Human communication is powered by rules for combining words to generate novel meanings. Such syntactical rules have long been assumed to be unique humans.

However, a new study by an international team of researchers demonstrates that syntax is not unique to humans. Instead, syntax may be a general adaptation to social and behavioural complexity in communication systems.

Researchers from The Graduate University for Advanced Studies in Japan, Uppsala University in Sweden and University of Zurich demonstrated that the Japanese great tit, known for its diverse vocal repertoire, have evolved syntax.

This small bird species experiences a number of threats, and in response to predators, they give a variety of different calls. These calls can be used either alone or in combination with other calls, researchers said.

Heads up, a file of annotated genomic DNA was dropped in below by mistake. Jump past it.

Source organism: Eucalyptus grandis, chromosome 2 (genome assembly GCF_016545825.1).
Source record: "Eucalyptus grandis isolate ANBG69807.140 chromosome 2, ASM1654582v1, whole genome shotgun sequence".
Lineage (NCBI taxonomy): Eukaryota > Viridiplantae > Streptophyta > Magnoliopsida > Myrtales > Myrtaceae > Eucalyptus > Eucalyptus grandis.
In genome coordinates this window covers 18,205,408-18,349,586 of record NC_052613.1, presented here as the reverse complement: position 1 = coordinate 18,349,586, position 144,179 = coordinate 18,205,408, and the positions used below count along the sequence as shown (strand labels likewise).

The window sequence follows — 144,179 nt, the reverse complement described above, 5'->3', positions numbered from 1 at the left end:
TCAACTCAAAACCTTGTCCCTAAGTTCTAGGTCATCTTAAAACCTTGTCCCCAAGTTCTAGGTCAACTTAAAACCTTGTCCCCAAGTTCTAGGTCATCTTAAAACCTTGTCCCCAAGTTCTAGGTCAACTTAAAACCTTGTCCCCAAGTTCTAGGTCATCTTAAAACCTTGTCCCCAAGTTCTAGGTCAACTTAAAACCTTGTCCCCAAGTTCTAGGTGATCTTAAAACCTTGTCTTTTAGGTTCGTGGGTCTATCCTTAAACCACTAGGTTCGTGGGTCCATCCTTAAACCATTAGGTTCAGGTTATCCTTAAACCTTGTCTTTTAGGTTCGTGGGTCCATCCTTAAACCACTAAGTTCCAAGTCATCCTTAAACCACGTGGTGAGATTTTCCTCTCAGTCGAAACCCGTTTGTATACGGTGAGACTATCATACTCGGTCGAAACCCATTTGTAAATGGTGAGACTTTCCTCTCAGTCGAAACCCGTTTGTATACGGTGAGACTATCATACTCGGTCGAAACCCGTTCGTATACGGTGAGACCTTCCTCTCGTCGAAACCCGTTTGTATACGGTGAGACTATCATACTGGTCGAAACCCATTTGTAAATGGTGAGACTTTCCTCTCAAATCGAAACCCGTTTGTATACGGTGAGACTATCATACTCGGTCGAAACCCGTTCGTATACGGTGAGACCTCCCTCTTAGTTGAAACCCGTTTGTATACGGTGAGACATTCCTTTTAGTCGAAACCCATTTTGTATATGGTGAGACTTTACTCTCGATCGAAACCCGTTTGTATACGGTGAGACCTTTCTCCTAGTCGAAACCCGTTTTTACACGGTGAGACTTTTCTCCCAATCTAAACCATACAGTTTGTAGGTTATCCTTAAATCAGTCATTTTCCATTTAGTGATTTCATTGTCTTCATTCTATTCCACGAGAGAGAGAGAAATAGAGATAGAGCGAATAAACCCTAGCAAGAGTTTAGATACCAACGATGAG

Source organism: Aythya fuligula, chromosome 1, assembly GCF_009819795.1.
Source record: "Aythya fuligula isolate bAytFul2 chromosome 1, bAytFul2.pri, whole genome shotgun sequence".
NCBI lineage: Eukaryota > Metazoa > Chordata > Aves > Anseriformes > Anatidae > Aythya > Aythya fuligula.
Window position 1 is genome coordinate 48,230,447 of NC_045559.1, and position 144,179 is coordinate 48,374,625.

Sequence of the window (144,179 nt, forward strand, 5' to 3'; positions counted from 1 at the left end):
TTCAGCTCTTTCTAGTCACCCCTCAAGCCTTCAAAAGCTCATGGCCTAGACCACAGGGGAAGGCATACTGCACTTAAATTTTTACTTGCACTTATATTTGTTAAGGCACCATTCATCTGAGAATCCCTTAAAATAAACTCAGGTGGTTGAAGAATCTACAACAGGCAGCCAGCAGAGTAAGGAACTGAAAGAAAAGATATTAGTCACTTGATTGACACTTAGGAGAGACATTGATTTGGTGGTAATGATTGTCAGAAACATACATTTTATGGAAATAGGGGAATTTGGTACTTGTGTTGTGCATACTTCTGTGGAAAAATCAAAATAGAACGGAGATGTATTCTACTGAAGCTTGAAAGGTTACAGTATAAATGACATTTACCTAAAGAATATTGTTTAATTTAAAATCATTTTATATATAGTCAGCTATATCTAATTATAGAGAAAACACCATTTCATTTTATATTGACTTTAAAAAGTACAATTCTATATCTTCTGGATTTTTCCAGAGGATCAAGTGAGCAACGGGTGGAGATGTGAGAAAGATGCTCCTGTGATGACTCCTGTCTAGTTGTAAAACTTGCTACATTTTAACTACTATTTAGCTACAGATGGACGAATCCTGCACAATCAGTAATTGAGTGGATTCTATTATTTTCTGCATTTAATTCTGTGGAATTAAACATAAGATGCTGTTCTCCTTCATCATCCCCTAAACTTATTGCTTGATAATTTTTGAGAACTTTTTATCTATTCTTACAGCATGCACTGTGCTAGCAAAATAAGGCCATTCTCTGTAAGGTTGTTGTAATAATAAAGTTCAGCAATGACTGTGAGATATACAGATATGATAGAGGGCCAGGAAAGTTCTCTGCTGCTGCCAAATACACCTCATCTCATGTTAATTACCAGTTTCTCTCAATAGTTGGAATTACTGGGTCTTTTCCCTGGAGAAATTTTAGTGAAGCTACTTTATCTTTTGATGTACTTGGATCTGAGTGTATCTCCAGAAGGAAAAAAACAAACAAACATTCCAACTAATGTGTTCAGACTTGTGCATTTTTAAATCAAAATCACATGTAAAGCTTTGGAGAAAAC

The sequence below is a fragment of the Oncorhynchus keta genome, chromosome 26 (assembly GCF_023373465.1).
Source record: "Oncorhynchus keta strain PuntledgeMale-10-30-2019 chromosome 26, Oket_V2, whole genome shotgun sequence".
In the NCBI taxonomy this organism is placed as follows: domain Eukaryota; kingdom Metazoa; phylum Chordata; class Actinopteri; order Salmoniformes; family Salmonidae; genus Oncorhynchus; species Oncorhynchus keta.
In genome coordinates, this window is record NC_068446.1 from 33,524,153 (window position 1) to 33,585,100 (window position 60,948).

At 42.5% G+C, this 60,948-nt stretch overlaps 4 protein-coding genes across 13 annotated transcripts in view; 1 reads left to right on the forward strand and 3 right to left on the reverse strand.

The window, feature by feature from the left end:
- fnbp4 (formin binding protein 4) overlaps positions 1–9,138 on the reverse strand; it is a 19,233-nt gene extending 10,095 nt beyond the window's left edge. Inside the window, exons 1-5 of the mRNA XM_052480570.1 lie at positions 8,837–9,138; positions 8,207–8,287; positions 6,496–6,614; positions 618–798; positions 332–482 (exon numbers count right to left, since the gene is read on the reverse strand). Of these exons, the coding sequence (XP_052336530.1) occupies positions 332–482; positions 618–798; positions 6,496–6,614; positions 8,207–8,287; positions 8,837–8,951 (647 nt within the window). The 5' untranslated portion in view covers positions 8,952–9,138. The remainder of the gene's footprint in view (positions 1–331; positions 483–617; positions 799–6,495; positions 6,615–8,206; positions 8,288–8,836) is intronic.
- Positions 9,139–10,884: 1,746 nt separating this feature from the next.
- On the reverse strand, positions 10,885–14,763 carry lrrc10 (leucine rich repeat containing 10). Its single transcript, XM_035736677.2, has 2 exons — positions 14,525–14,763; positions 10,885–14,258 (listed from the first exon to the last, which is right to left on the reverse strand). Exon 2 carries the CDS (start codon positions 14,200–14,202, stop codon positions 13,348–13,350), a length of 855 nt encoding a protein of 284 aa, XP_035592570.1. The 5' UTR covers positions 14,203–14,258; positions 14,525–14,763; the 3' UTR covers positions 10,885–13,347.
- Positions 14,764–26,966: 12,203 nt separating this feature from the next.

Using playback experiments, they demonstrated that one call signifies 'scan for danger' for example when encountering a perched predator, whereas another call signifies "come here," for example when discovering a new food source, or to recruit the partner to their nest box.

Syntax provides rules for combining the elements from a small vocabulary to generate novel meanings that can be readily recognised. These rules may be an adaptation to social and behavioural complexity in communication systems, such as in human language.

The findings were published in the journal Nature Communications.

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